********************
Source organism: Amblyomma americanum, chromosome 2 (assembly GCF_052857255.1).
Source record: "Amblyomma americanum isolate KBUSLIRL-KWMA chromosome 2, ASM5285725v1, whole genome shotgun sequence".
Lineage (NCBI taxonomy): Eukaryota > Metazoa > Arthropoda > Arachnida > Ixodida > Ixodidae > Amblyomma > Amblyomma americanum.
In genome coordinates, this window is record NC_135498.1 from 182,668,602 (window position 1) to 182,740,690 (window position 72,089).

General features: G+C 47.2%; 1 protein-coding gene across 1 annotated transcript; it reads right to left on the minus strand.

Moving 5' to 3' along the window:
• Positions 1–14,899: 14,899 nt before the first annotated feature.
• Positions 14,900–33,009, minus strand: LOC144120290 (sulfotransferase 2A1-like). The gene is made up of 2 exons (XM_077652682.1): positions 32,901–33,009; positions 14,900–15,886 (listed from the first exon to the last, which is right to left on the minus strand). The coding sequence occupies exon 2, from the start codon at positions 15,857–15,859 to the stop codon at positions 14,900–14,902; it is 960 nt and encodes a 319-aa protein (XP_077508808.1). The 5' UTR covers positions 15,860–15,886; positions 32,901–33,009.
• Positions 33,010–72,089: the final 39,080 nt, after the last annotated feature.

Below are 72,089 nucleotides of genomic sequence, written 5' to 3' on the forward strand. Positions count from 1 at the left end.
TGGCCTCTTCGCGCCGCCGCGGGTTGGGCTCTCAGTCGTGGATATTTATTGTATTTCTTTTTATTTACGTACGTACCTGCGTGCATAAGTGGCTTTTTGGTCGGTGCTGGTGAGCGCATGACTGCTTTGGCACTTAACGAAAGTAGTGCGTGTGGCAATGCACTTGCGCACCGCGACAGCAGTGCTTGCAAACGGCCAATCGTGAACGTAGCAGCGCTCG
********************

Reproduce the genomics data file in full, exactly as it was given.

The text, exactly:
Source organism: Amblyomma americanum, chromosome 2 (assembly GCF_052857255.1).
Source record: "Amblyomma americanum isolate KBUSLIRL-KWMA chromosome 2, ASM5285725v1, whole genome shotgun sequence".
Lineage (NCBI taxonomy): Eukaryota > Metazoa > Arthropoda > Arachnida > Ixodida > Ixodidae > Amblyomma > Amblyomma americanum.
In genome coordinates, this window is record NC_135498.1 from 182,668,602 (window position 1) to 182,740,690 (window position 72,089).

General features: G+C 47.2%; 1 protein-coding gene across 1 annotated transcript; it reads right to left on the minus strand.

Moving 5' to 3' along the window:
• Positions 1–14,899: 14,899 nt before the first annotated feature.
• Positions 14,900–33,009, minus strand: LOC144120290 (sulfotransferase 2A1-like). The gene is made up of 2 exons (XM_077652682.1): positions 32,901–33,009; positions 14,900–15,886 (listed from the first exon to the last, which is right to left on the minus strand). The coding sequence occupies exon 2, from the start codon at positions 15,857–15,859 to the stop codon at positions 14,900–14,902; it is 960 nt and encodes a 319-aa protein (XP_077508808.1). The 5' UTR covers positions 15,860–15,886; positions 32,901–33,009.
• Positions 33,010–72,089: the final 39,080 nt, after the last annotated feature.

Below are 72,089 nucleotides of genomic sequence, written 5' to 3' on the forward strand. Positions count from 1 at the left end.
TGGCCTCTTCGCGCCGCCGCGGGTTGGGCTCTCAGTCGTGGATATTTATTGTATTTCTTTTTATTTACGTACGTACCTGCGTGCATAAGTGGCTTTTTGGTCGGTGCTGGTGAGCGCATGACTGCTTTGGCACTTAACGAAAGTAGTGCGTGTGGCAATGCACTTGCGCACCGCGACAGCAGTGCTTGCAAACGGCCAATCGTGAACGTAGCAGCGCTCG